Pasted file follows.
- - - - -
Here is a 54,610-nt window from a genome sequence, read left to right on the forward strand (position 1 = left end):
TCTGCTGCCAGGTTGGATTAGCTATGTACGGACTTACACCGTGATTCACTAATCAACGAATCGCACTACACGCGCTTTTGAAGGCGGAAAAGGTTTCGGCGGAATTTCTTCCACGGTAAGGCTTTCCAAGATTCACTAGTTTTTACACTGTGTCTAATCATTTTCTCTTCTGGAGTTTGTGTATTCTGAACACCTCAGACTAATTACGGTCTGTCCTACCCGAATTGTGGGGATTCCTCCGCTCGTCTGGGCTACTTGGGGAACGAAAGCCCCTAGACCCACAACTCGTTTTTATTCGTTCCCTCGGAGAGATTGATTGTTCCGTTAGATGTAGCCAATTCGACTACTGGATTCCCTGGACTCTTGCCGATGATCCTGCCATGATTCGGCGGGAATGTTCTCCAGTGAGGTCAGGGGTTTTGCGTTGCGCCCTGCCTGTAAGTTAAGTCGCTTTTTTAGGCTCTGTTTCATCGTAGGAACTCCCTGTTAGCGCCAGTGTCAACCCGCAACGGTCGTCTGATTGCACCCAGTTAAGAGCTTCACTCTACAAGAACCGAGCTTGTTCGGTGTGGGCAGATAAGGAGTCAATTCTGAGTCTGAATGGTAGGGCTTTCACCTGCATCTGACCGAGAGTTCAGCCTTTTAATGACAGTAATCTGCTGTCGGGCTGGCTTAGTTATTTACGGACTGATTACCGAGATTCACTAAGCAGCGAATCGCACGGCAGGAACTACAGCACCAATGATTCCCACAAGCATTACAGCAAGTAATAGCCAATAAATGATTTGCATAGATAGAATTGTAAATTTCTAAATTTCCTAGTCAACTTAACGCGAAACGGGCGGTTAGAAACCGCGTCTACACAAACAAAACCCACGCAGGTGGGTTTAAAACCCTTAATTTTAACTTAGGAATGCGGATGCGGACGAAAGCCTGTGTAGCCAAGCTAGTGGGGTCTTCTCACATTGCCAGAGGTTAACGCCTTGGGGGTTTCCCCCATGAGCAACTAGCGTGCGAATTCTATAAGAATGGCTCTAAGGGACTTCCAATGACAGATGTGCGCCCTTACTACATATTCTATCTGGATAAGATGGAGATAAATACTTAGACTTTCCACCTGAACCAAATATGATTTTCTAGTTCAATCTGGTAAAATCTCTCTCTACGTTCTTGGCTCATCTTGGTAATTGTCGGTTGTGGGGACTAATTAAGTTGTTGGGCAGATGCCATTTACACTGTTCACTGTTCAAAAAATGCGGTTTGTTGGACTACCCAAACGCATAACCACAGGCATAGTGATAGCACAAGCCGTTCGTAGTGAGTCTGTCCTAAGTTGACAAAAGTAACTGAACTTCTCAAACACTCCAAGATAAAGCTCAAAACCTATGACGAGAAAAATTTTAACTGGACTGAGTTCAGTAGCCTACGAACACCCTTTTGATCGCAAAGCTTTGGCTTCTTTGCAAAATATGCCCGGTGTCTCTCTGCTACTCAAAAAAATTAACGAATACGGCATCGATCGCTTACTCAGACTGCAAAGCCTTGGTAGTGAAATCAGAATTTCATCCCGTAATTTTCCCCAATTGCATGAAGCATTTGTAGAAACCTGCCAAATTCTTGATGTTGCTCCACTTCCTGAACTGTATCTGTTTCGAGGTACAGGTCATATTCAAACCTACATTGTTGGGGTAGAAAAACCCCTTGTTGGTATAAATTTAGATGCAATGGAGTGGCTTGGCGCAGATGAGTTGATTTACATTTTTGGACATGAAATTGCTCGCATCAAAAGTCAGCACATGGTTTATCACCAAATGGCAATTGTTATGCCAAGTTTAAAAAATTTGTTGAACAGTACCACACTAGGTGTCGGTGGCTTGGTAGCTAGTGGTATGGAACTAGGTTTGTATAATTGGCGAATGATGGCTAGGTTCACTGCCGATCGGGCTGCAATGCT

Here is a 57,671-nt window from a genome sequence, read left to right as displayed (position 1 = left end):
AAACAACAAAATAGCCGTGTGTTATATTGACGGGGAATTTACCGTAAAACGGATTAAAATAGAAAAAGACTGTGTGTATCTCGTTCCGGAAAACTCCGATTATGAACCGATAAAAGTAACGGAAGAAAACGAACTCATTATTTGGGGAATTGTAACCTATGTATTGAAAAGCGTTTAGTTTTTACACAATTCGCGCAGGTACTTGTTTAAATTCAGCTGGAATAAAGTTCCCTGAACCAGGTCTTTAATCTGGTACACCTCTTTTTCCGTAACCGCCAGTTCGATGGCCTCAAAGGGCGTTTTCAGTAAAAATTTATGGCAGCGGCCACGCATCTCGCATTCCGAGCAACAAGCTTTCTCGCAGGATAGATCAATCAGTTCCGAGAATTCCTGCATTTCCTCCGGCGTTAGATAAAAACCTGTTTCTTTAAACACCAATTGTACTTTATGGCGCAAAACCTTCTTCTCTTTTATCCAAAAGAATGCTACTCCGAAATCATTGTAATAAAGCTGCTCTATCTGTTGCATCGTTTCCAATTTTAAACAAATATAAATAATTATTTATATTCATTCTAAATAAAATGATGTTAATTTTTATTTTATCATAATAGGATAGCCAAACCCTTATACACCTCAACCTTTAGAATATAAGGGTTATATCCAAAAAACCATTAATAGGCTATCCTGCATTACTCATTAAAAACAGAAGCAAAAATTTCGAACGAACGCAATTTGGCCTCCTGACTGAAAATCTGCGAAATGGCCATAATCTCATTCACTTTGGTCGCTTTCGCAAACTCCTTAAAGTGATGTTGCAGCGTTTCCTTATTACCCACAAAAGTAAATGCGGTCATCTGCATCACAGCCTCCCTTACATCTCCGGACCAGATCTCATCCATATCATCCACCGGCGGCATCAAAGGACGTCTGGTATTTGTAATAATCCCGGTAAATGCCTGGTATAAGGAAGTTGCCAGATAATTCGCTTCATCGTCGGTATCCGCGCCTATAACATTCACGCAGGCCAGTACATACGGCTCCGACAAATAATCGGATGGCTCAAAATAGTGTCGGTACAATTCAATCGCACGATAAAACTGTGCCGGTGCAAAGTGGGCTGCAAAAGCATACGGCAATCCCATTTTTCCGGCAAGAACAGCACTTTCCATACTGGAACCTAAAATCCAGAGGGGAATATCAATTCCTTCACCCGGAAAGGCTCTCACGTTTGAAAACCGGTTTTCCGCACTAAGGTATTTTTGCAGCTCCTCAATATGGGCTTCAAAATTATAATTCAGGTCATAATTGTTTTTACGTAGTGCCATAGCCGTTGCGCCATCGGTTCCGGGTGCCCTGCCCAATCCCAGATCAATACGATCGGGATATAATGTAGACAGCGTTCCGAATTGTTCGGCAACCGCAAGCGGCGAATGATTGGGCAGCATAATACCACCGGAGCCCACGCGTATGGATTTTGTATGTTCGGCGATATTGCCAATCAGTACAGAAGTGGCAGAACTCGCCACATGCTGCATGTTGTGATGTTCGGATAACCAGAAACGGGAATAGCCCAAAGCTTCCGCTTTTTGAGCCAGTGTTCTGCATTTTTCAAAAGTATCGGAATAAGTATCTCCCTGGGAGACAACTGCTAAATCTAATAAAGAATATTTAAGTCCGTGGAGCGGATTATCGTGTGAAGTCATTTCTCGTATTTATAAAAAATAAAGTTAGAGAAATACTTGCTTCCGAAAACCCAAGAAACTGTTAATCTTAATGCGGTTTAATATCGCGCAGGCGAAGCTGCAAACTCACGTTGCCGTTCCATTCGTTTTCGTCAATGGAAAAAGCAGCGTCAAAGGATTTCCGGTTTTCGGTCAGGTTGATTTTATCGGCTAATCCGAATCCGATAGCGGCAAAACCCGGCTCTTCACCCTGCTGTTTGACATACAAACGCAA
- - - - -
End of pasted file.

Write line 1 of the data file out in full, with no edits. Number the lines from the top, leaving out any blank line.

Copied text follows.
Here is a 54,610-nt window from a genome sequence, read left to right on the forward strand (position 1 = left end):